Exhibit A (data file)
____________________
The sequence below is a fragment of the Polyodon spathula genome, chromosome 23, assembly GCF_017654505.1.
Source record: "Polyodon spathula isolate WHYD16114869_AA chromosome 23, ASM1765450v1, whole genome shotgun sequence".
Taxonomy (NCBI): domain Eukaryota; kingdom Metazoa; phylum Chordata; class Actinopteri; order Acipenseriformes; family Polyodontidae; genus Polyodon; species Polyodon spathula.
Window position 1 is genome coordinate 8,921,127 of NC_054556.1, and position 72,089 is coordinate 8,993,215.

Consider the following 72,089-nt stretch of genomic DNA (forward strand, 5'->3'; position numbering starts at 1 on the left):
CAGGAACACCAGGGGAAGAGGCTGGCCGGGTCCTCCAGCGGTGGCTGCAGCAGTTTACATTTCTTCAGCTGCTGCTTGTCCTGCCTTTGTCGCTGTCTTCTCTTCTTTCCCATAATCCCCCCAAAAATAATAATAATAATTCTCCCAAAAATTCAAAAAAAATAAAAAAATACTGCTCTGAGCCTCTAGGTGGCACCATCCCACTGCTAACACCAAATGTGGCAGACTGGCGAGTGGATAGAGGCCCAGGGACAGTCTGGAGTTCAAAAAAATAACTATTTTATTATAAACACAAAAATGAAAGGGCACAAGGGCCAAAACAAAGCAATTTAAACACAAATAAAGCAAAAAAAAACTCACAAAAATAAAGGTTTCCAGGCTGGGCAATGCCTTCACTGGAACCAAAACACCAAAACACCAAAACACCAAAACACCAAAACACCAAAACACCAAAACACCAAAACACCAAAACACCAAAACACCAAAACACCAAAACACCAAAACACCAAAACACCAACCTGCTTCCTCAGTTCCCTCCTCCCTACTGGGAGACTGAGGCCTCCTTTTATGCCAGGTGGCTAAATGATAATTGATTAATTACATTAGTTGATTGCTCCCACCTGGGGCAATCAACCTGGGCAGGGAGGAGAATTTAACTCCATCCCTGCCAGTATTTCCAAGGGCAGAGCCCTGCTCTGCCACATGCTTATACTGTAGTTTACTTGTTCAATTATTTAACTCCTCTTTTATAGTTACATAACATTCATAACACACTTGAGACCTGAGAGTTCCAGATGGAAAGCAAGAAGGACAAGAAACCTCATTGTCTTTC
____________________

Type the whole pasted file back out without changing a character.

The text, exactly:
The sequence below is a fragment of the Polyodon spathula genome, chromosome 23, assembly GCF_017654505.1.
Source record: "Polyodon spathula isolate WHYD16114869_AA chromosome 23, ASM1765450v1, whole genome shotgun sequence".
Taxonomy (NCBI): domain Eukaryota; kingdom Metazoa; phylum Chordata; class Actinopteri; order Acipenseriformes; family Polyodontidae; genus Polyodon; species Polyodon spathula.
Window position 1 is genome coordinate 8,921,127 of NC_054556.1, and position 72,089 is coordinate 8,993,215.

Consider the following 72,089-nt stretch of genomic DNA (forward strand, 5'->3'; position numbering starts at 1 on the left):
CAGGAACACCAGGGGAAGAGGCTGGCCGGGTCCTCCAGCGGTGGCTGCAGCAGTTTACATTTCTTCAGCTGCTGCTTGTCCTGCCTTTGTCGCTGTCTTCTCTTCTTTCCCATAATCCCCCCAAAAATAATAATAATAATTCTCCCAAAAATTCAAAAAAAATAAAAAAATACTGCTCTGAGCCTCTAGGTGGCACCATCCCACTGCTAACACCAAATGTGGCAGACTGGCGAGTGGATAGAGGCCCAGGGACAGTCTGGAGTTCAAAAAAATAACTATTTTATTATAAACACAAAAATGAAAGGGCACAAGGGCCAAAACAAAGCAATTTAAACACAAATAAAGCAAAAAAAAACTCACAAAAATAAAGGTTTCCAGGCTGGGCAATGCCTTCACTGGAACCAAAACACCAAAACACCAAAACACCAAAACACCAAAACACCAAAACACCAAAACACCAAAACACCAAAACACCAAAACACCAAAACACCAAAACACCAAAACACCAAAACACCAACCTGCTTCCTCAGTTCCCTCCTCCCTACTGGGAGACTGAGGCCTCCTTTTATGCCAGGTGGCTAAATGATAATTGATTAATTACATTAGTTGATTGCTCCCACCTGGGGCAATCAACCTGGGCAGGGAGGAGAATTTAACTCCATCCCTGCCAGTATTTCCAAGGGCAGAGCCCTGCTCTGCCACATGCTTATACTGTAGTTTACTTGTTCAATTATTTAACTCCTCTTTTATAGTTACATAACATTCATAACACACTTGAGACCTGAGAGTTCCAGATGGAAAGCAAGAAGGACAAGAAACCTCATTGTCTTTC